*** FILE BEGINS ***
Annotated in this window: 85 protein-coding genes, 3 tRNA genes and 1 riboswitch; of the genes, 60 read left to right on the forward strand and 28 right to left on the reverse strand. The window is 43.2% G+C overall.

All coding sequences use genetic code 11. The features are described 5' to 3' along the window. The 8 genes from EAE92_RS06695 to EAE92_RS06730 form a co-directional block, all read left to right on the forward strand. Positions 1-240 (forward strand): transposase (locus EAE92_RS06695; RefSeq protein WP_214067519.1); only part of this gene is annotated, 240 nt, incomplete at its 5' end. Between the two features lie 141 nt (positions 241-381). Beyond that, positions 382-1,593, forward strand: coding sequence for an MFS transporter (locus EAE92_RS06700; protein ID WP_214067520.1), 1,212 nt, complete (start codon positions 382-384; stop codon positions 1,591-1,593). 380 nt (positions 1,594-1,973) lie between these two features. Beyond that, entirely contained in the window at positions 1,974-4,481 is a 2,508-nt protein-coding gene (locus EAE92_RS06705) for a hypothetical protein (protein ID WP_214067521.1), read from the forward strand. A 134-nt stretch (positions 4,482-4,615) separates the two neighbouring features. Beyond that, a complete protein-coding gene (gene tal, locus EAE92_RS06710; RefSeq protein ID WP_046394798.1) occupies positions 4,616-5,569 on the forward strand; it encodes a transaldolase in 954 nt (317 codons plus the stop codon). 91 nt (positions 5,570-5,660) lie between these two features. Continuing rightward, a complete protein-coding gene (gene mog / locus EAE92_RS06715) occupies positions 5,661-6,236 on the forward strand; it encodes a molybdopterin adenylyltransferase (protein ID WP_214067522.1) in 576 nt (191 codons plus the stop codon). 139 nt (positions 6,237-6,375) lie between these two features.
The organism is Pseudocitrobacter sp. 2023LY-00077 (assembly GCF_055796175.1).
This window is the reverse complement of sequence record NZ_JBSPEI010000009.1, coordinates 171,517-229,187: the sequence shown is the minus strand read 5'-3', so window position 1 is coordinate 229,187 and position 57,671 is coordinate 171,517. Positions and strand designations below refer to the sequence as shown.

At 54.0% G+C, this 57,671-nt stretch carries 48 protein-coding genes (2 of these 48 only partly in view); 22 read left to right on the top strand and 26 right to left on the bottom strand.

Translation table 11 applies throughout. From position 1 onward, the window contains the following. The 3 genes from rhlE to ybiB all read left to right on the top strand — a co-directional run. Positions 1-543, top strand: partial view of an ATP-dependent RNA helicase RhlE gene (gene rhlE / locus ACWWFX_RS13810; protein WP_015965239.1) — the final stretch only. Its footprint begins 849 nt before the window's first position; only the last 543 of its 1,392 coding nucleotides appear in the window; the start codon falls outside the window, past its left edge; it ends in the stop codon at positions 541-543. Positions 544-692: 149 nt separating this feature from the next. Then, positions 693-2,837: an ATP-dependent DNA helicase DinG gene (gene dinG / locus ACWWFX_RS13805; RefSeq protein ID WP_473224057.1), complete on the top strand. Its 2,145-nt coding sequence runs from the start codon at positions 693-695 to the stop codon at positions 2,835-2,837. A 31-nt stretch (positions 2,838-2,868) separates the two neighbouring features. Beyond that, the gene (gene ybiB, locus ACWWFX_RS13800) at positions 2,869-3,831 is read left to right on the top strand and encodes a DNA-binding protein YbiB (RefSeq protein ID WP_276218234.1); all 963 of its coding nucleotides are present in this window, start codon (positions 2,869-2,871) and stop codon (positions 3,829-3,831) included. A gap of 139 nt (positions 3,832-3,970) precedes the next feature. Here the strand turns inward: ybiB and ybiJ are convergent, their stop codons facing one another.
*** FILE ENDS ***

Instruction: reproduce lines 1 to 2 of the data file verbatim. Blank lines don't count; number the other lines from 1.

Annotated in this window: 85 protein-coding genes, 3 tRNA genes and 1 riboswitch; of the genes, 60 read left to right on the forward strand and 28 right to left on the reverse strand. The window is 43.2% G+C overall.

All coding sequences use genetic code 11. The features are described 5' to 3' along the window. The 8 genes from EAE92_RS06695 to EAE92_RS06730 form a co-directional block, all read left to right on the forward strand. Positions 1-240 (forward strand): transposase (locus EAE92_RS06695; RefSeq protein WP_214067519.1); only part of this gene is annotated, 240 nt, incomplete at its 5' end. Between the two features lie 141 nt (positions 241-381). Beyond that, positions 382-1,593, forward strand: coding sequence for an MFS transporter (locus EAE92_RS06700; protein ID WP_214067520.1), 1,212 nt, complete (start codon positions 382-384; stop codon positions 1,591-1,593). 380 nt (positions 1,594-1,973) lie between these two features. Beyond that, entirely contained in the window at positions 1,974-4,481 is a 2,508-nt protein-coding gene (locus EAE92_RS06705) for a hypothetical protein (protein ID WP_214067521.1), read from the forward strand. A 134-nt stretch (positions 4,482-4,615) separates the two neighbouring features. Beyond that, a complete protein-coding gene (gene tal, locus EAE92_RS06710; RefSeq protein ID WP_046394798.1) occupies positions 4,616-5,569 on the forward strand; it encodes a transaldolase in 954 nt (317 codons plus the stop codon). 91 nt (positions 5,570-5,660) lie between these two features. Continuing rightward, a complete protein-coding gene (gene mog / locus EAE92_RS06715) occupies positions 5,661-6,236 on the forward strand; it encodes a molybdopterin adenylyltransferase (protein ID WP_214067522.1) in 576 nt (191 codons plus the stop codon). 139 nt (positions 6,237-6,375) lie between these two features.